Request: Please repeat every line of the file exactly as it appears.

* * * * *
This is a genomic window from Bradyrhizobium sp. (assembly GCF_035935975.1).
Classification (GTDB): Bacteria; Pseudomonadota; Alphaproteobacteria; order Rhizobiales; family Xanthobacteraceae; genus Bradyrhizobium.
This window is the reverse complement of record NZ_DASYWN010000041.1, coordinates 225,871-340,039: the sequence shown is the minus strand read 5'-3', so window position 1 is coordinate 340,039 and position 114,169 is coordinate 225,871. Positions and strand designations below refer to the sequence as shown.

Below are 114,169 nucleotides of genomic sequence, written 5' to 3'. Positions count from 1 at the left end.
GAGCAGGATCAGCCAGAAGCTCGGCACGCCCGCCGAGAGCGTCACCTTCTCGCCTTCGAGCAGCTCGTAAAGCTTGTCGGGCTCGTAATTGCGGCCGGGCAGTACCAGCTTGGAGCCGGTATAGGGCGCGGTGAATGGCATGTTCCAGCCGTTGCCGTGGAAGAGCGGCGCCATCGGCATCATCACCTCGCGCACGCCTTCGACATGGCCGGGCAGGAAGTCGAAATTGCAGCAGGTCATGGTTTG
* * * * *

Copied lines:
This is a genomic window from Bradyrhizobium sp. (assembly GCF_035935975.1).
Classification (GTDB): Bacteria; Pseudomonadota; Alphaproteobacteria; order Rhizobiales; family Xanthobacteraceae; genus Bradyrhizobium.
This window is the reverse complement of record NZ_DASYWN010000041.1, coordinates 225,871-340,039: the sequence shown is the minus strand read 5'-3', so window position 1 is coordinate 340,039 and position 114,169 is coordinate 225,871. Positions and strand designations below refer to the sequence as shown.

Below are 114,169 nucleotides of genomic sequence, written 5' to 3'. Positions count from 1 at the left end.
GAGCAGGATCAGCCAGAAGCTCGGCACGCCCGCCGAGAGCGTCACCTTCTCGCCTTCGAGCAGCTCGTAAAGCTTGTCGGGCTCGTAATTGCGGCCGGGCAGTACCAGCTTGGAGCCGGTATAGGGCGCGGTGAATGGCATGTTCCAGCCGTTGCCGTGGAAGAGCGGCGCCATCGGCATCATCACCTCGCGCACGCCTTCGACATGGCCGGGCAGGAAGTCGAAATTGCAGCAGGTCATGGTTTG